At the same time, developed space countries are gradually taking a page out of what has historically been a Chinese playbook, namely focusing on domestic production and self-sufficiency; look no further than the revocation of Starlink’s operating license by French authorities in April. This could have been for any number of reasons, but pragmatically and realistically speaking French interests in a domestic LEO broadband constellation were probably a not small factor. If Starlink has such difficulty in accessing France, it is hard to imagine the difficulties that a Chinese competitor would encounter.
Chinese and Cambodian representatives from government and industry met in January 2018 to tighten relations between the two countries, including collaboration on China’s Belt and Road initiative.
So the global macro environment is changing and this will complicate the calculus for any international space collaboration. It may no longer be enough for China to build infrastructure and then rent it to other countries; in fact, it may no longer be enough for China to go back to its 2000s strategy and sell countries the technology turnkey. Moving forward, it is possible that, if China wants to sell a satellite to a developing country, it will need to help that country make the satellite itself.
Despite all the efforts poured into international collaboration in space, China’s space sector, even today, remains very domestically-focused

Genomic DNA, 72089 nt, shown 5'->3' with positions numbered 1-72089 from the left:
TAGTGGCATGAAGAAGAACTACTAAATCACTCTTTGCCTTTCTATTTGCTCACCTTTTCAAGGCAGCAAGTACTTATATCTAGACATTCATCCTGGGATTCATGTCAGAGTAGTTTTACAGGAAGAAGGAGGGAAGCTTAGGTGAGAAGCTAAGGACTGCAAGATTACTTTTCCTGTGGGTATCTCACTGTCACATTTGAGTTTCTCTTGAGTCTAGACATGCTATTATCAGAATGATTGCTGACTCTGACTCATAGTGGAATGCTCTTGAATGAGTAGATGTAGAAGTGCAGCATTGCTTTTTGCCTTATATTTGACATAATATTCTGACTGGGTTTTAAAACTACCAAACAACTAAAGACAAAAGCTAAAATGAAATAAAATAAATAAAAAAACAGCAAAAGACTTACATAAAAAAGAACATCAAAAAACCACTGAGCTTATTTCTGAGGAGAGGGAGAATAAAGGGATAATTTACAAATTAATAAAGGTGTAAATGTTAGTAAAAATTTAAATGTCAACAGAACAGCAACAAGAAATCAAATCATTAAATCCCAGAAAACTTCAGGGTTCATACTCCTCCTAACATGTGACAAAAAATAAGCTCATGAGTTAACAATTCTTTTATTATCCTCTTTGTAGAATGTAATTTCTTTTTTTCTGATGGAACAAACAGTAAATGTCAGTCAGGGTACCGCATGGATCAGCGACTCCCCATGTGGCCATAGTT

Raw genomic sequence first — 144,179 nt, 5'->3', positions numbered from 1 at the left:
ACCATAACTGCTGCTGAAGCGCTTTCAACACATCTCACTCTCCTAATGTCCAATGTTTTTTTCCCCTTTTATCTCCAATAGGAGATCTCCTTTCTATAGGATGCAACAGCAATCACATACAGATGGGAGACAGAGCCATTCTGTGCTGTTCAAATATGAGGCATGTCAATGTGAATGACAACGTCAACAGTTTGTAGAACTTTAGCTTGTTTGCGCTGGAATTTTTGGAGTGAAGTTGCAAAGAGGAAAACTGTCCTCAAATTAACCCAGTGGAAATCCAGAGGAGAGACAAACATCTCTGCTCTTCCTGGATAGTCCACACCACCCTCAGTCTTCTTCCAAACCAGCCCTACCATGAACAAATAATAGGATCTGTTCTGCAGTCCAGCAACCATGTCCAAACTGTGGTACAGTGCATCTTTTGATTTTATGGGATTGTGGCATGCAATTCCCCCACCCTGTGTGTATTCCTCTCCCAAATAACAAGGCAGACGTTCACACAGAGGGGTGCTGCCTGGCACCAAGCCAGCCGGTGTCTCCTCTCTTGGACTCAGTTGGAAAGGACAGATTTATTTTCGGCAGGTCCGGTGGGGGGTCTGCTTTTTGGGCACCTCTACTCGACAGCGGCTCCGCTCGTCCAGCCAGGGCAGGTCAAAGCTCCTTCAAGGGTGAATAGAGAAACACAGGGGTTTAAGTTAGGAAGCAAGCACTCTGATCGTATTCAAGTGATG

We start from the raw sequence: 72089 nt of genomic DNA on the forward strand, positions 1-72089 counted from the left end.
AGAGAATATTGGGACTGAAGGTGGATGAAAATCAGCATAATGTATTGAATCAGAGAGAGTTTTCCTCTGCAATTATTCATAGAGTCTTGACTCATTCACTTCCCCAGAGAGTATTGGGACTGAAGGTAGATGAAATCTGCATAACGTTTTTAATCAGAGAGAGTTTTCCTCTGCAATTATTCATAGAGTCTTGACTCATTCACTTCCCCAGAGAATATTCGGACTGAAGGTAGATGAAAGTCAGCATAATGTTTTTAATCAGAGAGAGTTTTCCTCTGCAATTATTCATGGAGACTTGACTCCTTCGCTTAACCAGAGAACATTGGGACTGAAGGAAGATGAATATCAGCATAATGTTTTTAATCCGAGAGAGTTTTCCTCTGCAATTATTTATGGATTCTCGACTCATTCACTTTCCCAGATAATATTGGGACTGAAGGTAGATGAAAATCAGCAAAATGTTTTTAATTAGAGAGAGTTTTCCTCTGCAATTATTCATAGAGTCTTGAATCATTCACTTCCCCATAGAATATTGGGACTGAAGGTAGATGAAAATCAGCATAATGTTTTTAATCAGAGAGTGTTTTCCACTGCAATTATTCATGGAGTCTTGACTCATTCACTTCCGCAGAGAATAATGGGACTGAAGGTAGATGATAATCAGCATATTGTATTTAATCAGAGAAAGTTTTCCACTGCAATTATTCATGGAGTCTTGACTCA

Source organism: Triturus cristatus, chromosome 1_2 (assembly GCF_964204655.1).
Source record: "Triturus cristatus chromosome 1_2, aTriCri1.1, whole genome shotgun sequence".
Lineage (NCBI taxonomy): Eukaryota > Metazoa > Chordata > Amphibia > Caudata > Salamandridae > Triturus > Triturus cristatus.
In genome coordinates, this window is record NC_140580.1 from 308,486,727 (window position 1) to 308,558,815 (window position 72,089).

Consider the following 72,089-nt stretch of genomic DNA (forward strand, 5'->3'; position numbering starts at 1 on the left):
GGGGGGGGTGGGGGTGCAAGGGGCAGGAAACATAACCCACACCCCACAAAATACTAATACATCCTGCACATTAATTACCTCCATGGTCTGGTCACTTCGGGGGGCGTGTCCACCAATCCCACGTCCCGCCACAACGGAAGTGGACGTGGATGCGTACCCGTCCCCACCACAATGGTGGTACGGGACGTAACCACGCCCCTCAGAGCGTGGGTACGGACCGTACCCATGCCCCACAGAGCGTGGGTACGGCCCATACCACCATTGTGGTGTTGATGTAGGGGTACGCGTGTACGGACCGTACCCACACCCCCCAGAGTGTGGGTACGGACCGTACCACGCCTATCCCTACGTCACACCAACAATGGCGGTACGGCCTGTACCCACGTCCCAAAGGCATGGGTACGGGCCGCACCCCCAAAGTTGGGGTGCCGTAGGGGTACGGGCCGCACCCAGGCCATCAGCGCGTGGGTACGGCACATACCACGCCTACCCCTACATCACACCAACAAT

The outcomes of these different push and pull factors are hard to predict, but we can safely expect a few trends to continue:
- The space industry will continue to see more stakeholders - countries, companies and other actors - involved in the sector.
- Most entities will not have comprehensive space capabilities, which means that for the few players that can afford space stations, lunar missions, etc, there will continue to be opportunities to take junior partners.
- Space will continue to play a bigger role in the broader economy, and as a result, will become more politically important than today.
- New entrants will want to invest more into the space sector, which is good for established players, but at the same time, the increasing strategic importance of space means that even new players will want more autonomy and self-sufficiency than before.
What role China will play in all this is yet to be defined but, ultimately, the trend lines are clear. China has evolved indisputably into the world’s second-leading national space power after the US, and has spread its international space influence in a similar manner to other sectors of the economy.
The Chinese space sector has come a long way since its first satellite launch in 1970. International collaboration has evolved from transactional rocket sales in the 1990s to talk of highly integrated human spaceflight cooperation in the 2020s. Perhaps most impressively, we might still be at the beginning of a long-term uptrend in space collaboration.
We cannot know what the future of the global space sector holds, but it seems safe to say it will be more multipolar, with China playing an increasingly important role.
About the author
Blaine Curcio is a space and satcom industry expert and longtime China watcher based in Hong Kong. He is founder of Orbital Gateway Consulting and Senior Affiliate Consultant at Euroconsult, where his areas of focus includes the global satcom industry, Chinese space industry and LEO broadband constellations. Blaine is co-host of the Dongfang Hour, the first and only podcast about the Chinese space and aerospace sector, and is a regular contributor to industry publications.